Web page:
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UPDATED on 11/18/2014 - While browsing the log4net source repository, I found that the implementation of LogicalThreadContext was modified in November 2011 to that it stores its properties using CallContext.LogicalSetData (and gets them using LogicalGetData). This is important because that means that LogicalThreadContext should now work correctly. Any data stored in LogicalThreadContext should be "flowed" to any child threads or tasks. This compares to ThreadContext (and the old implementation of LogicalThreadContext) where data stored in the context would remain local to the current thread and NOT flowed to child threads/tasks.

If you are interested, here is the change:

Hopefully someone happening upon this old question will find this information useful.

log4net provides two different "thread context" objects: ThreadContext and LogicalThreadContext, each of which has a property bag, Properties. ThreadContext has a ThreadContextProperties bag while LogicalThreadContext has a LogicalThreadContextProperties bag.

ThreadContext is perhaps more commonly known as "MDC". LogicalContext is perhaps more commonly known as "LDC". I will use the short name for the rest of this post.

MDC.Properties is implemented using System.Threading.Thread.SetData while LDC.Properties is implemented using using System.Runtime.Remoting.Messaging.CallContext.SetData.

For comparison, NLog only exposes "MDC" (now known as MappedDiagnosticContext) to store thread local properties. NLog's implementation uses System.Threading.Thread.SetData, so its implementation is the same as log4net's.

In both log4net and NLog, the "MDC" properties are stored in a dictionary which is itself stored in the thread local storage.

In a case like this, would storing the dictionary in a class member variable decorated with [ThreadStatic] have been equivalent?

private static IDictionary<string, string> threadProperties;

What be the equivalent (or similar) declaration using .NET 4.0's new ThreadLocal class?

Ultimately, what is the real, practical, difference between LDC and MDC? Even after reading the MSDN topics linked above, it is not clear to me. When would you really use one over the other? It seems like the vast majority of the references/examples that I see for log4net and context is for GDC (global - which I understand), NDC (nested - which I also understand), and MDC. Most of the references that I can find to LDC (or LogicalThreadContext) when googling are related to checkins into the log4net source code repositories, not real-world usage. LDC almost never comes up in questions or examples.

I did find this link that offers some pretty good information about the difference from one of the log4net developers, Nicko Cadell, but it is still not clear to me.

A larger question, not directly related to log4net is what is the practical difference between Thread.SetData and CallContext.SetData?

According to the CallContext MSDN article, CallContext data can be propagated to another AppDomain. To be propagated, a data item stored in the CallContext must expose the ILogicalThreadAffinative interface. So, that seems to be one difference between Thread.SetData and CallContext.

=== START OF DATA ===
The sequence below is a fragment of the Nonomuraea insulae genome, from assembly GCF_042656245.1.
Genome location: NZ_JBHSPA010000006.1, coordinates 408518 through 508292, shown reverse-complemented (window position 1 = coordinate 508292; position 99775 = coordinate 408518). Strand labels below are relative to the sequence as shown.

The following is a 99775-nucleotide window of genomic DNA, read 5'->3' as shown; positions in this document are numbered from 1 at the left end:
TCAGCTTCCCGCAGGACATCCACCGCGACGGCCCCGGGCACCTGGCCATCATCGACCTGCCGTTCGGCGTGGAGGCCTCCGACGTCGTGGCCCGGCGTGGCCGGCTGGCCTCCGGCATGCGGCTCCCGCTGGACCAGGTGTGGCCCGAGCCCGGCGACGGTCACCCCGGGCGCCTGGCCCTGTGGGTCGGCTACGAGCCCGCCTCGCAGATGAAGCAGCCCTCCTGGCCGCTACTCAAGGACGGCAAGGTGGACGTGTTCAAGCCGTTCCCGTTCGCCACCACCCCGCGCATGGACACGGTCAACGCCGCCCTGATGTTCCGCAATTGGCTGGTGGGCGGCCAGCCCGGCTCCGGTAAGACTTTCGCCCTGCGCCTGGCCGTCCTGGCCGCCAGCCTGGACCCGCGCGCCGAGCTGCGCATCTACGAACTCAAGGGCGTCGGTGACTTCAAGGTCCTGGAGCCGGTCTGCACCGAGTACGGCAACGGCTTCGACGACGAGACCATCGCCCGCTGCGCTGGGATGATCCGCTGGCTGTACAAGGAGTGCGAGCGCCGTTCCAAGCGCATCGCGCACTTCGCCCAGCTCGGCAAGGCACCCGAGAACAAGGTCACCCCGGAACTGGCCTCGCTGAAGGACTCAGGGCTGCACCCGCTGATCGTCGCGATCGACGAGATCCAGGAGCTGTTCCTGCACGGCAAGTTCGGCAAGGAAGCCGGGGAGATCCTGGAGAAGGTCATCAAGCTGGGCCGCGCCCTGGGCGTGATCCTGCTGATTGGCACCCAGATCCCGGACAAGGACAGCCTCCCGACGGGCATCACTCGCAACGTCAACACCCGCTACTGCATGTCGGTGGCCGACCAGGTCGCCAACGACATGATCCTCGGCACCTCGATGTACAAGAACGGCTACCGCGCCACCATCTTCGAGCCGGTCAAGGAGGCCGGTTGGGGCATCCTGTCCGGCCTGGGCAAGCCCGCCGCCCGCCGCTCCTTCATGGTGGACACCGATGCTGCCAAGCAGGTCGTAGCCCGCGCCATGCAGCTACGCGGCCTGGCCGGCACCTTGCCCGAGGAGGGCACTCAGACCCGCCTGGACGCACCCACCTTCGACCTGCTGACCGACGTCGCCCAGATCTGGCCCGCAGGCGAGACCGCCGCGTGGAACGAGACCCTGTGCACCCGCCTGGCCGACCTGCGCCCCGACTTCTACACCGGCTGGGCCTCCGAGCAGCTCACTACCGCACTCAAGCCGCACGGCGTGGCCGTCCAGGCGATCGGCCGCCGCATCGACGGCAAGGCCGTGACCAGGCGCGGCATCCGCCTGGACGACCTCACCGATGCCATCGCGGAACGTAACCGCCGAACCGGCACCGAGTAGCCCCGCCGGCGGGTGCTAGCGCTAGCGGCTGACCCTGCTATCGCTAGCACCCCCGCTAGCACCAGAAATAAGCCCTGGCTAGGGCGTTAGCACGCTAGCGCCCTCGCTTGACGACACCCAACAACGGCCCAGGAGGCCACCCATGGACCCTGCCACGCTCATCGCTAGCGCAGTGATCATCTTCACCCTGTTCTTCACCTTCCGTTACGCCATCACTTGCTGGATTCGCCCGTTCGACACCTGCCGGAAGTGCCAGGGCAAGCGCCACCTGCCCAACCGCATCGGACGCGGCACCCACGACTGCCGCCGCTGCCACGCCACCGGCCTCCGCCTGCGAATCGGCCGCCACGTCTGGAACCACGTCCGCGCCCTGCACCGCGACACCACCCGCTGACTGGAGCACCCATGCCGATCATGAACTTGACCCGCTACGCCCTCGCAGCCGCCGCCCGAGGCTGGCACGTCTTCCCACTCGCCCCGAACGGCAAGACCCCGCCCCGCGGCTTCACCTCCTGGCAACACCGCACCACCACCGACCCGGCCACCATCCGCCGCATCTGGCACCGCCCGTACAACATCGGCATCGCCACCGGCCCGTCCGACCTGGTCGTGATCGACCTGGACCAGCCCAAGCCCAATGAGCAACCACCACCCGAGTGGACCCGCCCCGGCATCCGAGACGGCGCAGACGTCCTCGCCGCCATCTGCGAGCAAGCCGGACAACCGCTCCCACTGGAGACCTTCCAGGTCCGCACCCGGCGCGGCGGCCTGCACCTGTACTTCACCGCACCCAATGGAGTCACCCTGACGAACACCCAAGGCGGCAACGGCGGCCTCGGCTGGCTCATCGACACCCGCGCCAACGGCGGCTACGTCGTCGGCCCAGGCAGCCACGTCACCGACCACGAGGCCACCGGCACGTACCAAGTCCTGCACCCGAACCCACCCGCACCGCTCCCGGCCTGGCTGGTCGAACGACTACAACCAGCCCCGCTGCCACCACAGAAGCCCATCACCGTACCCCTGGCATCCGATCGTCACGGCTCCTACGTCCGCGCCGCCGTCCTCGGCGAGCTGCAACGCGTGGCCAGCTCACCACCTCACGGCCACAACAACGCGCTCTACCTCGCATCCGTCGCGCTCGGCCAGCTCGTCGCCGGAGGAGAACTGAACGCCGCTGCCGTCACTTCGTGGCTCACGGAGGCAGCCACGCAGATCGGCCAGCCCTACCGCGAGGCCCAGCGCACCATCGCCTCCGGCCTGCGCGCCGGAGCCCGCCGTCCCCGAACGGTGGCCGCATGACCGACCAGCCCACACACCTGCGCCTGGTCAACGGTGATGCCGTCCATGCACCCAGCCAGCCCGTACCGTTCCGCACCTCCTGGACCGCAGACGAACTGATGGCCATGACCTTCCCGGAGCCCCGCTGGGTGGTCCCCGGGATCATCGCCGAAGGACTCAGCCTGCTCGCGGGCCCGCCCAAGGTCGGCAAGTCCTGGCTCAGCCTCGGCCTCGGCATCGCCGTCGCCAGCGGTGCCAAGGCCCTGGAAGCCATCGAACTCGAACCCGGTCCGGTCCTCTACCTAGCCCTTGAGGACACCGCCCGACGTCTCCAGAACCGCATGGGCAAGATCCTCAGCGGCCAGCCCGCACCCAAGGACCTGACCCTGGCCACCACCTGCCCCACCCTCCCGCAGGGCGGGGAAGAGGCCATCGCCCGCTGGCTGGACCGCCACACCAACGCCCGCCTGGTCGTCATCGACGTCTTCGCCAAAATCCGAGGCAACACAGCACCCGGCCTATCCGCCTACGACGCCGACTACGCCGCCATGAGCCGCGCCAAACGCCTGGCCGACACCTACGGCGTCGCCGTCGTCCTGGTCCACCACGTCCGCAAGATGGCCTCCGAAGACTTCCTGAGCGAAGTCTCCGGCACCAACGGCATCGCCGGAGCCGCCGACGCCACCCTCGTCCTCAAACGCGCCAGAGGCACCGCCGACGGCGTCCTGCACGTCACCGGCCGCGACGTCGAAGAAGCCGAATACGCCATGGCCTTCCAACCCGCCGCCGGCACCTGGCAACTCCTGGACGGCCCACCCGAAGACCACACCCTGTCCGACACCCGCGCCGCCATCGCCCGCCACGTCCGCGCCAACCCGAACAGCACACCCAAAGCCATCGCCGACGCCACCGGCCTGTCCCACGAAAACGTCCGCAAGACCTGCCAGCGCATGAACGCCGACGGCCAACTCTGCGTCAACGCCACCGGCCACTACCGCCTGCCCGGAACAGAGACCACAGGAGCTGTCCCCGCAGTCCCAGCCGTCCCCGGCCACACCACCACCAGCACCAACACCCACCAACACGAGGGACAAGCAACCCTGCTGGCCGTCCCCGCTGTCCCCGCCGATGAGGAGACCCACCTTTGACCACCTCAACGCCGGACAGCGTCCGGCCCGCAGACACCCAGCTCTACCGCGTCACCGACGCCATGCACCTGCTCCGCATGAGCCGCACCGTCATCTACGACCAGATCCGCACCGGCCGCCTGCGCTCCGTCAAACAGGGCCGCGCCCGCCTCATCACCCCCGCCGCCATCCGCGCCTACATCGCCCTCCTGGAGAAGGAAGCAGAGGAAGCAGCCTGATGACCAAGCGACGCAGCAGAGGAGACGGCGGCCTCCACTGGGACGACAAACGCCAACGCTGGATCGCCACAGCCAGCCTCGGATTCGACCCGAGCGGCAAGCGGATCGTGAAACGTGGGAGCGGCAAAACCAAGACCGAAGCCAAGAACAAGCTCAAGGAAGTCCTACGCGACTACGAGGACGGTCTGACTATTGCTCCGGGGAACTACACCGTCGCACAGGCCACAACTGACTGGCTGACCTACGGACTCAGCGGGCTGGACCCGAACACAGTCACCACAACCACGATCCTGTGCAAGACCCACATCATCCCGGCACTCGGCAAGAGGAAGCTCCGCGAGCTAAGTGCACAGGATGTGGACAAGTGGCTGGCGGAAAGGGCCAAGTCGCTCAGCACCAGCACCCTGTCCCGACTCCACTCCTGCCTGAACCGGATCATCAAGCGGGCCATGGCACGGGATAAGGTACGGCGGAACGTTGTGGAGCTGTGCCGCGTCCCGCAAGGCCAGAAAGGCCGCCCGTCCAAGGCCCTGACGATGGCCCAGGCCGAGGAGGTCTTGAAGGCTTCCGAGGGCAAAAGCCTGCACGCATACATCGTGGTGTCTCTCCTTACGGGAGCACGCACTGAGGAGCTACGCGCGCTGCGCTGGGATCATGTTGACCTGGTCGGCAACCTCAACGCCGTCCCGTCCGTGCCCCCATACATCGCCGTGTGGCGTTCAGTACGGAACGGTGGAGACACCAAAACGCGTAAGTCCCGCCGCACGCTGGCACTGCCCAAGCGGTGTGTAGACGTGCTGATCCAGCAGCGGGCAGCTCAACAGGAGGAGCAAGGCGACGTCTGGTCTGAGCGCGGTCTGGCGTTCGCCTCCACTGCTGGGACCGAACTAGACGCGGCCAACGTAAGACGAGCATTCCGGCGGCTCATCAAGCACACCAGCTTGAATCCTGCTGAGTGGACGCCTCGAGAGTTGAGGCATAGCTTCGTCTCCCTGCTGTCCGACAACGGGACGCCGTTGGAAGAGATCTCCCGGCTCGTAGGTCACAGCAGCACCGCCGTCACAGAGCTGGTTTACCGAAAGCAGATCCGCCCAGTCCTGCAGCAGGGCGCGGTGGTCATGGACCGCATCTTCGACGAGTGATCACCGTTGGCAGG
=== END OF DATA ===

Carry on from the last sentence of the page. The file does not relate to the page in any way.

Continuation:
According the Nicko Cadell link, log4net does not implement ILogicalThreadAffinative, so the LDC properties will not be propagated.

Maybe there is enough here that I should be able answer my own question, maybe not. I am still working on understanding.

If you use log4net, do you every use MDC, LDC, both? If you use MDC, is it because most of the "real world" examples seem to use it? If you use LDC, to you have a specific reason for using it? If you use both, how do you choose when to use which?

Note that I have seen some articles regarding MDC (and maybe LDC) maybe not working right in applications due to thread switching. I am not particularly interested in this problem as I am not working in

Actually, I have found a couple of useful posts here on SO that might contribute to the discussion:

What are best practices for using thread local storage in .NET?

.Net: Logical thread and Thread Local Storage?

Thanks in advance!

share|improve this question

Warning: this is guesswork.

Suppose you're writing a server, and serving a request means you have to talk to a bunch of different services. Being a thoroughly modern developer, you make these requests asynchronously, coordinating when everything's replied (or timed out) in order to respond to the original request.

That means the work corresponding to a single request is scattered amongst many different threads (processing the web service responses asynchronously). I suspect that CallContext is used to propagate the "everything I'm doing is because of this one incoming request" to different threads, so that you can gather all the logs for that request together. ThreadContext wouldn't help there. Note that I'm assuming all the work is being performed in a single AppDomain, so your concern there wouldn't be a problem.

share|improve this answer
Actually that does not seem to be the case, my current experience with .net 4.5 web api and async requests is that the the CallContext is not passed along, rather it is limited to just that invocation of the thread. I answered a thread that lead me here with some detail… – Tommy G. May 19 at 0:01
@TommyG.: Third attempt at this comment :) It looks like there are multiple factors at play here, and they depend on both the version of the framework and the version of log4net. See - it sounds like CallContext should work, but there is (or was) a bug in log4net that stops LogicalThreadContext from playing well with it. – Jon Skeet May 19 at 5:38
Hi Jon, that was my understanding of the LogicalThreadContext too from reading it, but thank you for sharing that other question, that is good information. – Tommy G. May 20 at 15:40

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